Almost half of Edmontonians won’t get flu shot

Pediatricians suggest getting flu shot by Halloween

Pediatricians suggest getting flu shot by Halloween

A new survey on parents' attitude toward the flu vaccine may shed light on why some continue to resist the flu shot, even though it could put their children in danger.

The survey also suggests 34 per cent of Edmonton residents who do not plan to get the flu shot said they feel it is unnecessary because they are healthy.

The department said 125,000 people received the flu shot a year ago through the province's publicly funded vaccination program.

The new national survey of 700 parents suggests a reason: 47 percent fear it could be risky, and 66 percent believed it could be futile for their children.

Hurricanes Michael and Florence have added new complications this flu season, delaying shipments of the vaccine.




The government did a massive campaign and even signed legislation to get people vaccinated against what was thought to be a deadlier form of Spanish influenza, but the CDC was wrong about the strain. Flu shots are generally recommended for anyone age 6 months and older.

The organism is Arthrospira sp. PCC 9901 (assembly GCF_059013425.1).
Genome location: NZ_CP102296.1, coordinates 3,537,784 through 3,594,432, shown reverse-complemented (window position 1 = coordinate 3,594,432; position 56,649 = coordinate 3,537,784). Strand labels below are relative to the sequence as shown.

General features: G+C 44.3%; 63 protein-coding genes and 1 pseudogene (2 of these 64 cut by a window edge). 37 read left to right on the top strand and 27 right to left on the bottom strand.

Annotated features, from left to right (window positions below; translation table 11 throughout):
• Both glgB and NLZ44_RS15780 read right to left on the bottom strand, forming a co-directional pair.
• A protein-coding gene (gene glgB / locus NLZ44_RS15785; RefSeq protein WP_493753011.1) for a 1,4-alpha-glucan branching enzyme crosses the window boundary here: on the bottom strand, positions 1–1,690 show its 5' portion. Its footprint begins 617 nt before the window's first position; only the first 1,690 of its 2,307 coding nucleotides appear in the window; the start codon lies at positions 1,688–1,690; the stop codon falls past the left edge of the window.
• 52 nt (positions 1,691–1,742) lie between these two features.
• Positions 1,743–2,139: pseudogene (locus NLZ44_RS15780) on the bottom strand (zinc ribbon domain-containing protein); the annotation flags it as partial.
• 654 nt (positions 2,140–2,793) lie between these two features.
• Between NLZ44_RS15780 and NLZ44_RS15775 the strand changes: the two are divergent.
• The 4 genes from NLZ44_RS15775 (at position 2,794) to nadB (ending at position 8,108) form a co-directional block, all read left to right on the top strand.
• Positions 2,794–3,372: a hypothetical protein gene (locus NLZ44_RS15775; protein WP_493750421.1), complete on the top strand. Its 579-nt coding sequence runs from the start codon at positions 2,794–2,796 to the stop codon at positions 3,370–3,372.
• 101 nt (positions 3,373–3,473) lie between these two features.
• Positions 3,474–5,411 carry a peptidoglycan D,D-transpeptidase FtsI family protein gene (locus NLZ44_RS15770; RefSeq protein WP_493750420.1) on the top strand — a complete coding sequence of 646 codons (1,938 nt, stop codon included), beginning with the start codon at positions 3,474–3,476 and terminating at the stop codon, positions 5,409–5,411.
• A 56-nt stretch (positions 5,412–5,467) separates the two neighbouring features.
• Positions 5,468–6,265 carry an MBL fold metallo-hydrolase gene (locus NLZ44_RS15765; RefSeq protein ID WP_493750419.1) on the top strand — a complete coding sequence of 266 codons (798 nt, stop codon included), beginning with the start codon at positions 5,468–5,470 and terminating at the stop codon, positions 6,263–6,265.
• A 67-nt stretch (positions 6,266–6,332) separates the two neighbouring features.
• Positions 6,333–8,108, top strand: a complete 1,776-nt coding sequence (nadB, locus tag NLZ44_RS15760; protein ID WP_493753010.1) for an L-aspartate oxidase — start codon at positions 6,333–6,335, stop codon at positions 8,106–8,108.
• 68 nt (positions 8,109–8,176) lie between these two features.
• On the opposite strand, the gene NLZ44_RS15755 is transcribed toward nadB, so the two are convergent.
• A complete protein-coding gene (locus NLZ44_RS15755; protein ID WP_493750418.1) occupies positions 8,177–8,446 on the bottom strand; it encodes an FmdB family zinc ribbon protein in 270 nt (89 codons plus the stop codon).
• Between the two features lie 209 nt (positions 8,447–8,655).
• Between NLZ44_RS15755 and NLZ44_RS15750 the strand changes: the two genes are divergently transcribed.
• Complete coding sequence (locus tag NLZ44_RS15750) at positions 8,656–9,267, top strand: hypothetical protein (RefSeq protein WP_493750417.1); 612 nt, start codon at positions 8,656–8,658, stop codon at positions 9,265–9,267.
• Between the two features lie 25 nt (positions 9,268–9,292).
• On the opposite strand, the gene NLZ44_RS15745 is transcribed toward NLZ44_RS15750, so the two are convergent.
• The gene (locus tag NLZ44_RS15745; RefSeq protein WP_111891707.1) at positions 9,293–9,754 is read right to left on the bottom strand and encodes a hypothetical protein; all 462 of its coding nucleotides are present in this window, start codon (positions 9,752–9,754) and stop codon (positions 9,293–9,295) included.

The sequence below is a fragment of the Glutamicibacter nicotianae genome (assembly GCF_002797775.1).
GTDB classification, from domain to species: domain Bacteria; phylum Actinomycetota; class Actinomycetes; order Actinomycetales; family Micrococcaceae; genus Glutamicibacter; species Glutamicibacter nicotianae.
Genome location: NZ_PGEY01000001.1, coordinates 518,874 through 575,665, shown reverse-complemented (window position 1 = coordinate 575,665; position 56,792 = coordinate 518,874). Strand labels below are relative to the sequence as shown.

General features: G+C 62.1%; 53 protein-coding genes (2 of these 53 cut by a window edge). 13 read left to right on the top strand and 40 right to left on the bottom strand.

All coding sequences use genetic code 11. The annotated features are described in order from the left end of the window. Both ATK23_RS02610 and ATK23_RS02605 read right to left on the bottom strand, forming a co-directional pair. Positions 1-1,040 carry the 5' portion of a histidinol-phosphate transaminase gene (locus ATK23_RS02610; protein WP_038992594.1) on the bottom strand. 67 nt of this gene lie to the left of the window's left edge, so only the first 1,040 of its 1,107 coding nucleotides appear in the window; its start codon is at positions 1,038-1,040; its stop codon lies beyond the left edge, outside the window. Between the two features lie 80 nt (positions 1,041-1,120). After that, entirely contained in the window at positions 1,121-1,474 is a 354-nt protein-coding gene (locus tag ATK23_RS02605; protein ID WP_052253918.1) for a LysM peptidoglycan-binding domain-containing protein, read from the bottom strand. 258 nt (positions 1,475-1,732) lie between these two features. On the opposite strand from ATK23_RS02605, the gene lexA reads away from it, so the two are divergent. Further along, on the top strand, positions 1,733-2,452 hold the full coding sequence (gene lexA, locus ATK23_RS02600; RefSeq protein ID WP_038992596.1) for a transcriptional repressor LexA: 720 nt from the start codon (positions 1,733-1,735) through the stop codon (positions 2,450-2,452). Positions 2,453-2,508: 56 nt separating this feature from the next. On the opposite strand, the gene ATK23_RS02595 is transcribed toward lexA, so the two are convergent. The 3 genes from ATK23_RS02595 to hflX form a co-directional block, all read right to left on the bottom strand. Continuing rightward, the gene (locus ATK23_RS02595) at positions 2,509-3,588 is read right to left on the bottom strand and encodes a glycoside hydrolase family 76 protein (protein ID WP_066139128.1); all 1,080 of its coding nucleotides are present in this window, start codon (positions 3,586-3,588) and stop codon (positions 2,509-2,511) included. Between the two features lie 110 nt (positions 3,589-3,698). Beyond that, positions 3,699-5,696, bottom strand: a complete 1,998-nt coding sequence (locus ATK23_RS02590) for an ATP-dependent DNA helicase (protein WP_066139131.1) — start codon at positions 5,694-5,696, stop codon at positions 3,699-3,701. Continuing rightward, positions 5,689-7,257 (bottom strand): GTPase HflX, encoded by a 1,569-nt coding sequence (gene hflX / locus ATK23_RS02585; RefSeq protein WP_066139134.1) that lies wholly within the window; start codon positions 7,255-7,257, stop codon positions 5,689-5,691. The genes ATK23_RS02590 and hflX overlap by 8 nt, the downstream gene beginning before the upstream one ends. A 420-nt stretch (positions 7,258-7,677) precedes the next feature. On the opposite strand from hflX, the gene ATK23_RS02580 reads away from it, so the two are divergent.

Flu season is here, and the report of a child's death in Tampa has more people thinking about getting their annual vaccine. This is because the vaccine is either an "inactivated version" of the virus or has no flu vaccine viruses at all. One-third said that the flu shot didn't work.

The Department of Health and Community Services says 125,000 people across Newfoundland and Labrador received the flu shot in 2017 through the province's publicly funded vaccination program.

"We've had some delays in deliveries due to the hurricane", said Pauline Rolle, director of the Duval County Health Department. The other was an unspecified flu-like disease. They get the vaccine and then get sick and think the two are related.

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